Suspense is Killer
F. Scott Fitzgerald, author of The Great Gatsby, uses suspense to introduce Jay Gatsby who is clouded in a veil of mystery as no one knows who he really is. Jay Gatsby is thought of a huge partying millionaire and who mysteriously obtained a fortune, his past is foggy and rumors fly around about potential pieces that fit into the puzzle of Gatsby’s past. Nick Carroway, our narrator, wanders the party with Jordan Baker and the twins talking about the mystery that surrounds their host. Nick had heard many rumors surrounding Gatsby, “Somebody told me they thought he killed a man once...“I don’t think its so much that,” argued Lucille sceptically “it’s more that he was a German spy during the war” (Fitzgerald 44). But the conversation flipped around as new information came up that he was in the American army during the war. Nick and Jordan soon went searching for their host who went incognito at his own party, another mystery about our host was found in his immense library. All the books in this library were never read as all the pages were never cut, were they all just for show? Fitzgerald wanted to keep the reader enticed as rumors upon rumors piled on top on the man named Gatsby. This method keeps the reader on his or hers toes as they don’t know what to think of the imminent protagonist. Its human nature to question everything around them unfortunately for Nick and his friends, Gatsby case is unknown by all and will stay that way till the meet the man clouded in mystery. As Gatsby can still no longer be found Jordan and Nicks search soon ends as they end up talking with a man and another woman across the table which they were sitting at. Little did Nick know he had more in common with this man than he knew. They begin to talk about how they were both in the war together and invites Nick over to his hydroplane for a little fun. Little did Nick know the man he was talking to was their host, “This is unusual party for me. I haven't even seen the...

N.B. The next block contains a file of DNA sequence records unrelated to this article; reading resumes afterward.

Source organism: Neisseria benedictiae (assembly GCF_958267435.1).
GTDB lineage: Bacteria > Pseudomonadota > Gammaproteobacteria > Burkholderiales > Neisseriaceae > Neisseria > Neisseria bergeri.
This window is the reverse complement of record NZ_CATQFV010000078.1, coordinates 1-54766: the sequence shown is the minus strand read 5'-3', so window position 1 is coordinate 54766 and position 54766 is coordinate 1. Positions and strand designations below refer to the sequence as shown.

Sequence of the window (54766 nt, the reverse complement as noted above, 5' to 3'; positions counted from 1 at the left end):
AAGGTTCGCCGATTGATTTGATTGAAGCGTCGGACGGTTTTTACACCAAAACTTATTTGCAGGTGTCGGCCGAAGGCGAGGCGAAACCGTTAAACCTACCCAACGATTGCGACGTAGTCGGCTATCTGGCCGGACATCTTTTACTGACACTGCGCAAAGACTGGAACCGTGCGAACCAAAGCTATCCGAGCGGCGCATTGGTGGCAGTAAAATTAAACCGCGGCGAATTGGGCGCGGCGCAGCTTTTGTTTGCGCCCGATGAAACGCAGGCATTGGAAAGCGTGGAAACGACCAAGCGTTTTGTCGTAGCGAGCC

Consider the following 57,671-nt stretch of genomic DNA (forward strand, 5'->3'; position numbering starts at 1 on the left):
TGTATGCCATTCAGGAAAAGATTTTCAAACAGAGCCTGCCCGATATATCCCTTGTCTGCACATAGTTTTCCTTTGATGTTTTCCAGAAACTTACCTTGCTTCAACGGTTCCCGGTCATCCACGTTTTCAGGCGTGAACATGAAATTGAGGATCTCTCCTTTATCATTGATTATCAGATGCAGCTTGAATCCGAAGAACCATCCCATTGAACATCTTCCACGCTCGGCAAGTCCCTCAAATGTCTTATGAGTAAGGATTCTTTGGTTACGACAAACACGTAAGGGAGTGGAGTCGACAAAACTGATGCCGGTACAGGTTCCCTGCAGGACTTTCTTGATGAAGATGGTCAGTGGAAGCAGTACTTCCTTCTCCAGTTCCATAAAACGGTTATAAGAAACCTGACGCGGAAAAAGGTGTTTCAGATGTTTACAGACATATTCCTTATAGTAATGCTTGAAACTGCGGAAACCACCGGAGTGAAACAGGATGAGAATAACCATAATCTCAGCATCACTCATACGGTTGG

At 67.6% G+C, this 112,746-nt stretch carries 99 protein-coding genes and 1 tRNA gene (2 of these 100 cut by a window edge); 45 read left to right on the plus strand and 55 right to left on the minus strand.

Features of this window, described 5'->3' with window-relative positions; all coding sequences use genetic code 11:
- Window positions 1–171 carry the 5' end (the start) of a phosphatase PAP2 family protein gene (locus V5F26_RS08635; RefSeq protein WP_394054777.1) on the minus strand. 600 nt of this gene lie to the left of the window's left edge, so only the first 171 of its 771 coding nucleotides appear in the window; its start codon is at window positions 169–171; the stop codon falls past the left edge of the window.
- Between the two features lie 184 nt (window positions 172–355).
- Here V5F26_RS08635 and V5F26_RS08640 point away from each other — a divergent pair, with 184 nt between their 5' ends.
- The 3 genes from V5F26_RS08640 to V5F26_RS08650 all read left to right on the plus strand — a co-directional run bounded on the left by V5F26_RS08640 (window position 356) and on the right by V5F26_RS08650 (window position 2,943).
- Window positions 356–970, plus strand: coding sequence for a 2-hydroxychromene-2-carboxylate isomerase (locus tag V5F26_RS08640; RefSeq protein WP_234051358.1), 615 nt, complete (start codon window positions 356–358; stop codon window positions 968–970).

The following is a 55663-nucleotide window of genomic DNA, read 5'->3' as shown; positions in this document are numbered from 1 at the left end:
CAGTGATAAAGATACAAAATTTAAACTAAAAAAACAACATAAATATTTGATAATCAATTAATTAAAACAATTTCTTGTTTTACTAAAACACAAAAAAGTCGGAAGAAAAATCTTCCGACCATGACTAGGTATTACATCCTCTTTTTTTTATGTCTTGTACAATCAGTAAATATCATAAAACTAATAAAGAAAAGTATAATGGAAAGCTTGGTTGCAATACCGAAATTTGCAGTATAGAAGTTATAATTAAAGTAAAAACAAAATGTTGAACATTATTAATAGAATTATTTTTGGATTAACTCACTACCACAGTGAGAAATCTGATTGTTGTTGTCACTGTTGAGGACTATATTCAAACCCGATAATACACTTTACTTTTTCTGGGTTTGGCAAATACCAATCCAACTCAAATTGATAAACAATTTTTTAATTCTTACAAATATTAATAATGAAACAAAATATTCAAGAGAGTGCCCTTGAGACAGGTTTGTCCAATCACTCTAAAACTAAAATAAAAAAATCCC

Please join StudyMode to read the full document